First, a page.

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Q&A: What’s an American AAdvantage Member to Do?

Q&A: What’s an American AAdvantage Member to Do?

 

Reader Mary-Lynne poses the following question:

I’m a 2 million miler on American, most miles earned on my Citibank AAdvantage cards, but many earned the old-fashioned way.

I didn’t panic when American filed for bankruptcy, although I was miffed when it announced plans to pull out of Bob Hope Airport (Burbank, CA), by far the most convenient airport for me. But the recent posts about the possibility of another airline with an inferior loyalty program acquiring American are sending me into a tailspin.

I also have a Starwood AmEx card, but I charge far less on it than on my AA cards. I’m considering shifting charges to my AmEx card to give me more options in choosing airlines and protect against the devaluation of my American miles. The only downside I see to this is that if too many people do this, the revenue that AA has been getting from Citibank will decline, worsening their chances of emerging from bankruptcy as a stronger airline.

What do you think? Shift charges to AmEx or stick with the American card?

Answer

Many travelers, myself included, are having to reassess their commitment to American in view of such bankruptcy-related disruptions as the route cut you cite, and the possibility that the company will be acquired by another airline with a less generous frequent flyer program.

Which Credit Card?

If you do decide to stick with American, shifting your charges to the Starwood Preferred Guest card has a lot to recommend it.

Not only can the Starpoints you earn with that card be exchanged for American miles, they can be exchanged for miles in the programs of 31 other airlines as well. Among North American carriers, Starpoints may be converted into miles in the programs of Air Canada, Alaska, Continental, Delta, Hawaiian, United, and US Airways. (Note however that the conversion rate from Starpoints to both United and Continental miles is 2:1—that’s two Starpoints for each mile—instead of the 1:1 rate for the other airlines mentioned.)

In addition to its vaunted flexibility, the card offers a value kicker as well: For every 20,000 Starpoints exchanged, you get 25,000 airline miles—a 5,000-mile bonus.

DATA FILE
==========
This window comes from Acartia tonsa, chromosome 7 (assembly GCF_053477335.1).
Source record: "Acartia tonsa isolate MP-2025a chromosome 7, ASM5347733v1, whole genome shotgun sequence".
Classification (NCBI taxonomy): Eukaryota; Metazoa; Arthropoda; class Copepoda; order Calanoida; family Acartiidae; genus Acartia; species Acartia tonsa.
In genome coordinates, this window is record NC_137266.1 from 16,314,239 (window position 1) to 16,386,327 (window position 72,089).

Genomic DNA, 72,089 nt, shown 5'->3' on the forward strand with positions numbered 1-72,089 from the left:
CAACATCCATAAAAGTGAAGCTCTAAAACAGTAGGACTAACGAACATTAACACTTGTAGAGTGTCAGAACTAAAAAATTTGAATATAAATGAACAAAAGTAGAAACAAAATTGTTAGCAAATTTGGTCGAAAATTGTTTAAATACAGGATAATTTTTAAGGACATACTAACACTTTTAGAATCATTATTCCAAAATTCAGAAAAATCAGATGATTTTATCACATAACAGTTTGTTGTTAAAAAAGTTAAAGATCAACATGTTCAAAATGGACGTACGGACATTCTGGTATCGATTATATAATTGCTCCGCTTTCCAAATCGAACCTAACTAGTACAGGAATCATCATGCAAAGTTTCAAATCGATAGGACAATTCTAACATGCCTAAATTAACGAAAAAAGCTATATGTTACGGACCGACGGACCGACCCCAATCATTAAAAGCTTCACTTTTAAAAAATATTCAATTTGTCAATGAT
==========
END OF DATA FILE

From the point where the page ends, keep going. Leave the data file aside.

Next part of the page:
And lest we forget, Starpoints can be redeemed for free nights at Starwood’s network of over 1,000 hotels.

Which Program?

The larger question is whether you should remain an American loyalist at all. Under the circumstances, I would suggest refocusing your loyalty, at least temporarily.

Which program? For you, I’d suggest United’s MileagePlus. For starters, United has a presence at Burbank, which could increase with American’s exit. When American discontinues its Burbank flights on February 9, you’ll have the following options for travel from that airport:

  • JetBlue – three flights/day
  • US Airways – five flights/day
  • Alaska – six flights/day
  • Delta Connection- three flights/day
  • United Express – nine flights/day
  • Southwest – 49 flights/day

In addition to having the most Burbank flights of any carrier except Southwest, United is a dominant carrier at LAX, the area’s largest airport. So from a convenience standpoint, earning and redeeming United miles should be as easy as it was with American.

Like American, United is a full-service airline, with airport lounges, first-class seating, global alliances connections, and so forth.

And like American’s AAdvantage program, United’s MileagePlus is a robust program with many hundreds of options for earning miles and worldwide opportunities for redeeming them.

If you do decide to make MileagePlus your go-to program, the unfavorable exchange rate makes the Starwood card a no-go. Instead, consider the Chase Sapphire Preferred card, which features 1:1 transfers into the programs of British Airways, Continental, Southwest, United, Hyatt, InterContinental Priority Club, Marriott, and Amtrak. The card currently has a particularly rewarding sign-up bonus: 50,000 bonus points after charging at least $3,000 in three months.

When the Dust Settles

If American survives its brush with bankruptcy, intact in the ways that are important to you, then you can cash out any miles you’ve earned in MileagePlus (or in another alternative program) and resume your relationship with American.

But if American loses its luster through restructuring, or if it’s acquired by the likes of US Airways or Delta, you will have taken at least the first step down a new and better path.

Reader Reality Check

How are you handling American’s bankruptcy and uncertain prospects?

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